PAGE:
Despite being a technology that advances every day, 3D printing isn’t entirely perfect just yet. As a result, there are plenty of cases where the printed model isn’t exactly identical to the digital model you see in the slicer software, with issues such as warping and shrinkage troubling enthusiasts.
Fortunately, slicer software is evolving every day and bringing new features to compensate for such situations, allowing you to avoid or minimize the issues through the fine-tuning of these features.
Today, our topic will be one such feature that comes in handy to compensate for the dimensional differences between the digital and the printed model, called horizontal expansion.
So, what is the horizontal expansion feature in Cura?
Horizontal expansion is a feature in Cura that allows you to add an offset to the X and Y dimensions of the model you’re printing, allowing you to practically compensate for the differences between the digital and the printed model.
While it sounds straightforward at first, there are some nuances that you need to be aware of before using horizontal expansion to get the results you expect from it.
In the next section, we will take a deeper dive into how horizontal expansion works and look at examples where the feature comes in extremely handy.
What Is Horizontal Expansion in Cura?
When used correctly, horizontal expansion is perhaps one of the most practical features in Cura to fine-tune your prints quickly and achieve the desired results.
In a nutshell, the value you input for the horizontal expansion parameter in Cura expands the object by that value in both X and Y axes, essentially changing the object’s dimensions.
For instance, imagine that we printed a standard cube with a digital model that shows dimensions of 10x10x10 mm, but the actual dimensions came out to be 9.8×9.8×10 mm.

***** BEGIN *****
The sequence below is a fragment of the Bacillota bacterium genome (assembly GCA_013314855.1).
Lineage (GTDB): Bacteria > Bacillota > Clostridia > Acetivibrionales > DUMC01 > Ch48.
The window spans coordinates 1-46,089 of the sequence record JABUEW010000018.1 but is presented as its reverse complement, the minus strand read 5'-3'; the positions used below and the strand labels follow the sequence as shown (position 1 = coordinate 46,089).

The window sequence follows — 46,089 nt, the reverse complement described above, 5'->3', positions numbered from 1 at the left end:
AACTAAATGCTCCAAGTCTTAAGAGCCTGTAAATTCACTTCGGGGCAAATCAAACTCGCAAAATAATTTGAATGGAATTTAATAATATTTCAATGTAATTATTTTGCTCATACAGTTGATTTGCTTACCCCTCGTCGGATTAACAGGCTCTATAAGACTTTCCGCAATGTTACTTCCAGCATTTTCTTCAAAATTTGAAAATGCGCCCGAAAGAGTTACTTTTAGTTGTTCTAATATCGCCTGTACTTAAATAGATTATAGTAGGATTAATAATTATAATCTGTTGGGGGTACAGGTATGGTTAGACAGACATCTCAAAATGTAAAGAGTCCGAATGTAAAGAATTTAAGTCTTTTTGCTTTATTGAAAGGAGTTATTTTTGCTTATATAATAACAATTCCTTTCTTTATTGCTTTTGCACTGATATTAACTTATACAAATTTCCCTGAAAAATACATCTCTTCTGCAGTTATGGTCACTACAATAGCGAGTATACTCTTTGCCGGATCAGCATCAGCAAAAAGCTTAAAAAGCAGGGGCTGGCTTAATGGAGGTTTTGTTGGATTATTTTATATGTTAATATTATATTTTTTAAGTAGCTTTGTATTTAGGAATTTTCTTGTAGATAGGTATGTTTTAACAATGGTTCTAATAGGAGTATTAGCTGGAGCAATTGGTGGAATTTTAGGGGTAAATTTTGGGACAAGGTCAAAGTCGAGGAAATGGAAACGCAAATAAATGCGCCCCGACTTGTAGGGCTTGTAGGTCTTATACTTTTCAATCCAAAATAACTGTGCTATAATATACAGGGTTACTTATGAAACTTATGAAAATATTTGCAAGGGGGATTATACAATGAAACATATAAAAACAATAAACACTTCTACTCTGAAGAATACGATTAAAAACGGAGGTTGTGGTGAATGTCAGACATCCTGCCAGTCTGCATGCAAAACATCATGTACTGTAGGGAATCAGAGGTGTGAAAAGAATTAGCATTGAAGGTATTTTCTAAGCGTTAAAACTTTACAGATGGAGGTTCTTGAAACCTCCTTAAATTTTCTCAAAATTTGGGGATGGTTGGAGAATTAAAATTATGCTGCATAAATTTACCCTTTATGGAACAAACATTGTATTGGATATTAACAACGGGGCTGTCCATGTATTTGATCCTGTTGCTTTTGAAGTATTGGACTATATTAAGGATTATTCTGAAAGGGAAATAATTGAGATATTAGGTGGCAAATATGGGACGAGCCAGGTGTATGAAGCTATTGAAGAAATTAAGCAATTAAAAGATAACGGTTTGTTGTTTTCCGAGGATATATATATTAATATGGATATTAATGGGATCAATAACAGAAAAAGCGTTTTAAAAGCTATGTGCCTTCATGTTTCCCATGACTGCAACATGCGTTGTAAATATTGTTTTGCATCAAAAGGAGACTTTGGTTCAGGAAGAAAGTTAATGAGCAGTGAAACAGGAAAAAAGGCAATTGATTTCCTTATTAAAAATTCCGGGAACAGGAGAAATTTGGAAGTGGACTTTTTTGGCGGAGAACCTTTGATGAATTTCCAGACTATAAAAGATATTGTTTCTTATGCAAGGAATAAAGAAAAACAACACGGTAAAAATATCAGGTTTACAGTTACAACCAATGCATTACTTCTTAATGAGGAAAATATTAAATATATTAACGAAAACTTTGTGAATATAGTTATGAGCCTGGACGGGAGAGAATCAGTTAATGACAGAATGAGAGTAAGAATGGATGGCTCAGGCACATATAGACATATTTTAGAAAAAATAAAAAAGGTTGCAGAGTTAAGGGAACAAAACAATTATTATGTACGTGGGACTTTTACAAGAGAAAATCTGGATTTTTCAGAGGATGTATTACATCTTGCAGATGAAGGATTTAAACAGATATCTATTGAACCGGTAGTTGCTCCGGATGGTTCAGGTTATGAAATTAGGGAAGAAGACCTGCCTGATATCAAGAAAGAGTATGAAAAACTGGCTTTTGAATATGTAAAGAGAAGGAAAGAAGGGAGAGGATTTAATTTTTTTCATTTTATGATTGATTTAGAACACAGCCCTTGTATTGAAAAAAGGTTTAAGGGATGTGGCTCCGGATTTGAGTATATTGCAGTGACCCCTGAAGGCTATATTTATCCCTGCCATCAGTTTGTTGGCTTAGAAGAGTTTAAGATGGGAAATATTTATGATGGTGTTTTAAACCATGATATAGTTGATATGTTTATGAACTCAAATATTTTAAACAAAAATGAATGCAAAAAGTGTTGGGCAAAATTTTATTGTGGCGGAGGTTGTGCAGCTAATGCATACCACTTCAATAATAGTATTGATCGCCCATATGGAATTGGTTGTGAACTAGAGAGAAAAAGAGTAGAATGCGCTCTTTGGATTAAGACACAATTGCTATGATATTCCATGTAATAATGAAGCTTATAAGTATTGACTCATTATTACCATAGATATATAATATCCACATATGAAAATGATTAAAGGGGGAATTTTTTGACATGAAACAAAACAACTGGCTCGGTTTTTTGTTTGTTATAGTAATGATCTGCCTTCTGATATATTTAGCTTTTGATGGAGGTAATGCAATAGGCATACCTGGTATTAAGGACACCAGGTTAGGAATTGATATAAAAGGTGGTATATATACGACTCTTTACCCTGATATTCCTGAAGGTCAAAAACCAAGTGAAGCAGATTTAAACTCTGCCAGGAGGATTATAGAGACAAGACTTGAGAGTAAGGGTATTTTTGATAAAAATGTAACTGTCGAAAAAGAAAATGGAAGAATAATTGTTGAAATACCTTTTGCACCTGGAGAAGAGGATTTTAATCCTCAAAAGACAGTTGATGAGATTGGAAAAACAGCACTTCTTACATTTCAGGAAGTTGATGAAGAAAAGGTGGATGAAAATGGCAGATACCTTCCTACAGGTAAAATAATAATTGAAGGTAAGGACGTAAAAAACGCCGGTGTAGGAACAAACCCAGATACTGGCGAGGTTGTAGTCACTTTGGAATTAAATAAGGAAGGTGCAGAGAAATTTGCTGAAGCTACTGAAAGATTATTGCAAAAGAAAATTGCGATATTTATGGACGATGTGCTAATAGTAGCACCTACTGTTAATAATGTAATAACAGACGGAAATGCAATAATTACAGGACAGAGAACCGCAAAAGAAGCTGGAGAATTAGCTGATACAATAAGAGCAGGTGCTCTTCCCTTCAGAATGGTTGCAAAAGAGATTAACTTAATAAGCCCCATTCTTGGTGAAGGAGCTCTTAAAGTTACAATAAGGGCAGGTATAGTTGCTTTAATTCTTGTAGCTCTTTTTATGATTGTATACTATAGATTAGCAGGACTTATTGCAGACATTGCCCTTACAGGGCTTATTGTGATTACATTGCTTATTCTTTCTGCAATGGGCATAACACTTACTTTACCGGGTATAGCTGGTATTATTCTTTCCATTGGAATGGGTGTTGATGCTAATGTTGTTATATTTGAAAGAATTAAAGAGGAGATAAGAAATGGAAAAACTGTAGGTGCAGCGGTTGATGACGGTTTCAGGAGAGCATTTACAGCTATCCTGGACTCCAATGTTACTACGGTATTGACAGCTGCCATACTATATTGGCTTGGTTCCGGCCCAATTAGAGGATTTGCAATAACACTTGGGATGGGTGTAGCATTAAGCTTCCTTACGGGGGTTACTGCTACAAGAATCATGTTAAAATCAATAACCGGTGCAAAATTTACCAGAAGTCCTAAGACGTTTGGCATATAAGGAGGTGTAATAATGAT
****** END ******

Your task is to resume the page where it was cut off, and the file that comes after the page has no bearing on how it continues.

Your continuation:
In this case, we can print the cube again with a horizontal expansion value of 0.2mm to compensate for the difference between the printed object and the digital model, which will allow us to print a 10x10x10 cube.
While this is very straightforward, the confusing part about horizontal expansion comes into play when the model has holes, such as a hollow square that’s completely empty on the inside.
Let’s imagine a situation where we are printing a hollow square with dimensions 10x10x2 mm, where the dimensions of the empty space are 8×8 mm.
The physical model comes out with a space dimension of 7.8×7.8 instead, making the hole too small for our purposes, meaning that we would need to apply some horizontal expansion.
While the intuitive thing to do would be using a value of 0.2 mm horizontal expansion to make the model, and as a result, the hole larger, this isn’t exactly the case.
In this scenario, applying a positive horizontal expansion value will actually make the hole smaller due to the object expanding both inwards and outwards, resulting in an object with the dimensions of 10.2×10.2×2 mm, with the dimensions of the whole becoming 7.6×7.6 mm.
To make the hole bigger, we should use a negative horizontal expansion value of -0.2 mm, which will bring the dimensions of the hole to 8×8 mm, and the dimensions of the whole object to 9.8×9.8×2 mm.
Alongside the main parameter, the horizontal expansion feature offers two extra parameters that allow you to use the feature situationally:
- Initial Layer Horizontal Expansion – This parameter allows you to use the horizontal expansion only for the initial layer of the print, which can come in useful to prevent issues such as elephant’s foot where the initial layer isn’t strong enough to support the model.